Ports of Seattle and Tacoma Invest for Growth—But Will it Come?
Container volume is down more than 8 percent at the ports of Seattle and Tacoma in July, most likely a reflection of the weak economy. But the ports also face longer-term challenges.
Competition from Canadian ports is fierce. Then there’s the widening of the Panama Canal, set to be done in 2015, which some people say could divert ships away from the Pacific Northwest. And then there’s the Chinese economy to think about.
Michael Parks is a former financial editor for the Seattle Times. He now blogs about the Pacific Northwest economy.
"Labor costs are going up in China," he said. "And as a result of that, manufacturers in both the United States and Europe are pulling back some of the activity they sent away to Asia."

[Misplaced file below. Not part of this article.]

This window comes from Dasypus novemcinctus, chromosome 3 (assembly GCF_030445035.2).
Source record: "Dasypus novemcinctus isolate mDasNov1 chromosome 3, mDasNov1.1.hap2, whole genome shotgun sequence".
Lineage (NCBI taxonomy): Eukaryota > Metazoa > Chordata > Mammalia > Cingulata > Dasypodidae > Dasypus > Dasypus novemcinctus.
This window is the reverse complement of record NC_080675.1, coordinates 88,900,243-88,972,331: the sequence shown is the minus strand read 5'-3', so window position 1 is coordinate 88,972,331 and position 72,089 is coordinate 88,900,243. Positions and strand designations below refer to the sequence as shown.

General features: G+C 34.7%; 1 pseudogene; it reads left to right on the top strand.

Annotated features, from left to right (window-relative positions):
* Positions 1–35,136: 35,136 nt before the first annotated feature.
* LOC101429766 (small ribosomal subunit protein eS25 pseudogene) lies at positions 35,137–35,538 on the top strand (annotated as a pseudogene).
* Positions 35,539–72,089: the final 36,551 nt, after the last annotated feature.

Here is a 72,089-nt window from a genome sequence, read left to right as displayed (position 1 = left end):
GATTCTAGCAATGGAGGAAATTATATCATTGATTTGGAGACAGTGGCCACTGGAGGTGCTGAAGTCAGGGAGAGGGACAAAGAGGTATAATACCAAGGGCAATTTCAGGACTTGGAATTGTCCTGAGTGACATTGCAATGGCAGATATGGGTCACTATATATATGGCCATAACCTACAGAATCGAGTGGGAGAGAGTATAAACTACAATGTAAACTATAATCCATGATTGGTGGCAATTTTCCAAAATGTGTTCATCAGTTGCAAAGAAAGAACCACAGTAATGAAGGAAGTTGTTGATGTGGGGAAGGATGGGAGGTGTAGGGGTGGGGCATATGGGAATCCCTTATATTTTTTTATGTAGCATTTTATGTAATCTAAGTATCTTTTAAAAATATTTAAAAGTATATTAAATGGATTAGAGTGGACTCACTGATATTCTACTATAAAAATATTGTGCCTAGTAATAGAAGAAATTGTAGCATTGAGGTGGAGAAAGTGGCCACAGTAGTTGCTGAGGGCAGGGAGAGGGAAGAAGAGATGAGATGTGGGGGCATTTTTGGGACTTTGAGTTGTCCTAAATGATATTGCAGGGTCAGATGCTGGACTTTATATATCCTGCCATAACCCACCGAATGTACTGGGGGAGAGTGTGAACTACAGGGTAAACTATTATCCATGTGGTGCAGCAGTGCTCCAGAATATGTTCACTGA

Parks says that spells less demand for container shipping. So he questions why the ports are spending tax dollars to accommodate big increases down the line.
Linda Styrk with the Port of Seattle says some of the growth will come from a trend toward larger ships. And, she says, the port has already spent a billion dollars in upgrades, and needs to protect that investment.
"So we want to steward that for the taxpayer and make sure we are doing everything we can to attract growth," Styrk said.
A spokeswoman for the Port of Tacoma says the port needs to keep investing to keep their facilities competitive and protect the jobs in the Puget Sound region that depend on trade.